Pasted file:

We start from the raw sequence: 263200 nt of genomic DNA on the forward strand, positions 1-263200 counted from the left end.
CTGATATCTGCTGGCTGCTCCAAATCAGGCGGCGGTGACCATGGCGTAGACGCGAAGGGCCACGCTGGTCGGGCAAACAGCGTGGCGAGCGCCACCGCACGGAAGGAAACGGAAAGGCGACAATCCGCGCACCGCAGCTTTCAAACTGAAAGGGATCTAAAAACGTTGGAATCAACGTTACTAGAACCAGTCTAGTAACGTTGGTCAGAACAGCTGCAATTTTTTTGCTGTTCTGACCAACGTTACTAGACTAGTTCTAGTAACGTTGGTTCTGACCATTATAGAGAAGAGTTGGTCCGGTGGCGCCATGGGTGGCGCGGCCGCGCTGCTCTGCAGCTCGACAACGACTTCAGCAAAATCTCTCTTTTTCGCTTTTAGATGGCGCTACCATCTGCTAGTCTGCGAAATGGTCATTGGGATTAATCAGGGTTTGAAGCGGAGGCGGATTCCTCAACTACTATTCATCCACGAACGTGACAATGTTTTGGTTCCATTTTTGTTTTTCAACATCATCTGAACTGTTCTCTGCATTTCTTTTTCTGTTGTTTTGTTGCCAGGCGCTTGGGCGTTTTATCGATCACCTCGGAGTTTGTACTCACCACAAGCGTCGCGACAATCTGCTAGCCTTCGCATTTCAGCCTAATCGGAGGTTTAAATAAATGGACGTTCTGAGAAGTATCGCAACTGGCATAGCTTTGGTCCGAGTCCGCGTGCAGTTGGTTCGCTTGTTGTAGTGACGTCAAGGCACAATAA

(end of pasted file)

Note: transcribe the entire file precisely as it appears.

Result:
We start from the raw sequence: 263200 nt of genomic DNA on the forward strand, positions 1-263200 counted from the left end.
CTGATATCTGCTGGCTGCTCCAAATCAGGCGGCGGTGACCATGGCGTAGACGCGAAGGGCCACGCTGGTCGGGCAAACAGCGTGGCGAGCGCCACCGCACGGAAGGAAACGGAAAGGCGACAATCCGCGCACCGCAGCTTTCAAACTGAAAGGGATCTAAAAACGTTGGAATCAACGTTACTAGAACCAGTCTAGTAACGTTGGTCAGAACAGCTGCAATTTTTTTGCTGTTCTGACCAACGTTACTAGACTAGTTCTAGTAACGTTGGTTCTGACCATTATAGAGAAGAGTTGGTCCGGTGGCGCCATGGGTGGCGCGGCCGCGCTGCTCTGCAGCTCGACAACGACTTCAGCAAAATCTCTCTTTTTCGCTTTTAGATGGCGCTACCATCTGCTAGTCTGCGAAATGGTCATTGGGATTAATCAGGGTTTGAAGCGGAGGCGGATTCCTCAACTACTATTCATCCACGAACGTGACAATGTTTTGGTTCCATTTTTGTTTTTCAACATCATCTGAACTGTTCTCTGCATTTCTTTTTCTGTTGTTTTGTTGCCAGGCGCTTGGGCGTTTTATCGATCACCTCGGAGTTTGTACTCACCACAAGCGTCGCGACAATCTGCTAGCCTTCGCATTTCAGCCTAATCGGAGGTTTAAATAAATGGACGTTCTGAGAAGTATCGCAACTGGCATAGCTTTGGTCCGAGTCCGCGTGCAGTTGGTTCGCTTGTTGTAGTGACGTCAAGGCACAATAA